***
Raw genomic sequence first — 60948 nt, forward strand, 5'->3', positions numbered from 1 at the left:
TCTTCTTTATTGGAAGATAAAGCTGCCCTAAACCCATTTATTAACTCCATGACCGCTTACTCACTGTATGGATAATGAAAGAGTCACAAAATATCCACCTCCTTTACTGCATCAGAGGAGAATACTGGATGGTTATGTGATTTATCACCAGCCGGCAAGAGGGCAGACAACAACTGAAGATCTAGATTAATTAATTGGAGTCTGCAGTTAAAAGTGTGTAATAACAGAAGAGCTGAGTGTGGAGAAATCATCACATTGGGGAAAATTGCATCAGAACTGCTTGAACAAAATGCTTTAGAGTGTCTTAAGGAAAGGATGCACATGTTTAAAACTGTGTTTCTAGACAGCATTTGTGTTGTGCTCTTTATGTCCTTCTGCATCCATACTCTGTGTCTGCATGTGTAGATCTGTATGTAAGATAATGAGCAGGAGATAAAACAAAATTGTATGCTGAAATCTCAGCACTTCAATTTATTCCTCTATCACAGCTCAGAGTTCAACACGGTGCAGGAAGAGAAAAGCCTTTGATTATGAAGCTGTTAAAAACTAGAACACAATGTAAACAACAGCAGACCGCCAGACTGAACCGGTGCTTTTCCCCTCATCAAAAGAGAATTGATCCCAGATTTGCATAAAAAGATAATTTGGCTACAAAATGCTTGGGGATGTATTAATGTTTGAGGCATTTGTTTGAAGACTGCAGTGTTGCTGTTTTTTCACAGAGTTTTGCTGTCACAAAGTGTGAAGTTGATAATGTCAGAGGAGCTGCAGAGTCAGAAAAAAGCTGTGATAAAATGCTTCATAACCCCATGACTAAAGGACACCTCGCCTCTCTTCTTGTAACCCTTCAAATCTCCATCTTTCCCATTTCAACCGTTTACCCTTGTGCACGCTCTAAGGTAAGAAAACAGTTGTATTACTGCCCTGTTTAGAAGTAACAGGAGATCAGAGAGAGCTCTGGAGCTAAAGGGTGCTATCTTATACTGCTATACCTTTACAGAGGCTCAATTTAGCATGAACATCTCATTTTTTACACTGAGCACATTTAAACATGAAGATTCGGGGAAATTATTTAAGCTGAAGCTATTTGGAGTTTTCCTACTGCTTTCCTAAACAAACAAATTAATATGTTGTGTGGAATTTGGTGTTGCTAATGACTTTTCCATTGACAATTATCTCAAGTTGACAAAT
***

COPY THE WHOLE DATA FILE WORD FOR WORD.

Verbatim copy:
Raw genomic sequence first — 60948 nt, forward strand, 5'->3', positions numbered from 1 at the left:
TCTTCTTTATTGGAAGATAAAGCTGCCCTAAACCCATTTATTAACTCCATGACCGCTTACTCACTGTATGGATAATGAAAGAGTCACAAAATATCCACCTCCTTTACTGCATCAGAGGAGAATACTGGATGGTTATGTGATTTATCACCAGCCGGCAAGAGGGCAGACAACAACTGAAGATCTAGATTAATTAATTGGAGTCTGCAGTTAAAAGTGTGTAATAACAGAAGAGCTGAGTGTGGAGAAATCATCACATTGGGGAAAATTGCATCAGAACTGCTTGAACAAAATGCTTTAGAGTGTCTTAAGGAAAGGATGCACATGTTTAAAACTGTGTTTCTAGACAGCATTTGTGTTGTGCTCTTTATGTCCTTCTGCATCCATACTCTGTGTCTGCATGTGTAGATCTGTATGTAAGATAATGAGCAGGAGATAAAACAAAATTGTATGCTGAAATCTCAGCACTTCAATTTATTCCTCTATCACAGCTCAGAGTTCAACACGGTGCAGGAAGAGAAAAGCCTTTGATTATGAAGCTGTTAAAAACTAGAACACAATGTAAACAACAGCAGACCGCCAGACTGAACCGGTGCTTTTCCCCTCATCAAAAGAGAATTGATCCCAGATTTGCATAAAAAGATAATTTGGCTACAAAATGCTTGGGGATGTATTAATGTTTGAGGCATTTGTTTGAAGACTGCAGTGTTGCTGTTTTTTCACAGAGTTTTGCTGTCACAAAGTGTGAAGTTGATAATGTCAGAGGAGCTGCAGAGTCAGAAAAAAGCTGTGATAAAATGCTTCATAACCCCATGACTAAAGGACACCTCGCCTCTCTTCTTGTAACCCTTCAAATCTCCATCTTTCCCATTTCAACCGTTTACCCTTGTGCACGCTCTAAGGTAAGAAAACAGTTGTATTACTGCCCTGTTTAGAAGTAACAGGAGATCAGAGAGAGCTCTGGAGCTAAAGGGTGCTATCTTATACTGCTATACCTTTACAGAGGCTCAATTTAGCATGAACATCTCATTTTTTACACTGAGCACATTTAAACATGAAGATTCGGGGAAATTATTTAAGCTGAAGCTATTTGGAGTTTTCCTACTGCTTTCCTAAACAAACAAATTAATATGTTGTGTGGAATTTGGTGTTGCTAATGACTTTTCCATTGACAATTATCTCAAGTTGACAAAT